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Adding Custom CSS

CSS is a pretty powerful tool to customize journal layouts. If not stated differently by the user, LJ includes a default stylesheet, which already styles the whole journal. There are many ways to adjust it:

All Accounts (Free, Plus, Paid):

  1. using the color pickers in the Customizations Wizard under the Colors tab, selecting fonts under the Font tab, setting a background image under the Images tab, and widths under the Presentation and Sidebar tabs.

    This is your preferred way if you are mostly happy with an already existing theme (e.g. Autumn or Eclipse), and just want to make minor adjustments to certain areas.
    For any changes in the color pickers to take effect in your journal, you have to make sure that you set » Use layout's stylesheet(s) to Yes (in the Customizations Wizard under the Custom CSS tab)

  2. the Custom Stylesheet textfield in the Customizations Wizard under the Custom CSS tab

    This is the recommended way for any small changes to the CSS that the color pickers would not allow (for example, adding a banner), and for premade free layouts.
    If you only want to change a few details of an already existing theme, make sure that you set » Use layout's stylesheet(s) to Yes (in the Customizations Wizard under the Custom CSS tab).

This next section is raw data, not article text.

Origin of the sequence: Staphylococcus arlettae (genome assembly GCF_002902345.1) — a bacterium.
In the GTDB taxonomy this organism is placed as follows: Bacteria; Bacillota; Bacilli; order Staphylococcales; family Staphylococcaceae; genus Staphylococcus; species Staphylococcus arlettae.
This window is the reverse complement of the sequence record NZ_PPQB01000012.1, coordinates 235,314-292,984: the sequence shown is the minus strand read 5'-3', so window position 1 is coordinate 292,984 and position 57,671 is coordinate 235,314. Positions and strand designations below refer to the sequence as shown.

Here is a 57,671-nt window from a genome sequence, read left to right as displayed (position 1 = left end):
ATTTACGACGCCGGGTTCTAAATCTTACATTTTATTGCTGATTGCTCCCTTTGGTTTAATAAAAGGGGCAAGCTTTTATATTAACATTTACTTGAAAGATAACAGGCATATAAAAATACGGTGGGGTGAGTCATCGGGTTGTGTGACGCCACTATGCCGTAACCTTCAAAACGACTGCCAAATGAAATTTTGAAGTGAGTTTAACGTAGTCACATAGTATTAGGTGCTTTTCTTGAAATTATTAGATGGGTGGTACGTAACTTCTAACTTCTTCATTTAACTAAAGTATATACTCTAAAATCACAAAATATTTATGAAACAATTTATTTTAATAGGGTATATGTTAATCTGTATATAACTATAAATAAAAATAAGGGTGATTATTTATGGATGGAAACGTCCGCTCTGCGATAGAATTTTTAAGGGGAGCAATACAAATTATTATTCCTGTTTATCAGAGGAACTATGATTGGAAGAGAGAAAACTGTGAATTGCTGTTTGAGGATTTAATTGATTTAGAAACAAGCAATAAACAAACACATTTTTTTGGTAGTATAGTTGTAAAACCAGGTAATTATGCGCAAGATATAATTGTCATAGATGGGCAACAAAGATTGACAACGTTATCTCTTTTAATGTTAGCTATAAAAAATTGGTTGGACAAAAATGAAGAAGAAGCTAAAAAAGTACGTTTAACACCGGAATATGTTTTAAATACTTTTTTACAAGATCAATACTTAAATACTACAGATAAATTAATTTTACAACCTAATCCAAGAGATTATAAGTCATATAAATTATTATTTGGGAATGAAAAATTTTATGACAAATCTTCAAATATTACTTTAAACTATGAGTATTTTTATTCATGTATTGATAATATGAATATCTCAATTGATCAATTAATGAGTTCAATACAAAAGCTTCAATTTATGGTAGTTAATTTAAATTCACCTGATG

If you have a premade free layout from one of the layout communities, this is the place to put it. Make sure, though, that you set » Use layout's stylesheet(s) to No (in the Customizations Wizard under the Custom CSS tab), in order to avoid any confusion if the default and your added CSS contradict each other. It might have some unpredictable and hard-to-explain effects on the journal's display.

    When you add CSS this way to override the layout default stylesheet, selecting any background images, colors, fonts and widths in the Customization Wizard might not take effect any longer.

  3. or by setting up an external stylesheet in the Customizations Wizard under the Custom CSS tab.

    You can use the external stylesheet pretty much like the Custom Stylesheet textfield (for small changes or whole premade layouts):
    If you only want to change a few details of an already existing theme, make sure that you set » Use layout's stylesheet(s) and » Use layout's stylesheet(s) when including custom external stylesheet to Yes (in the Customizations Wizard under the Custom CSS tab).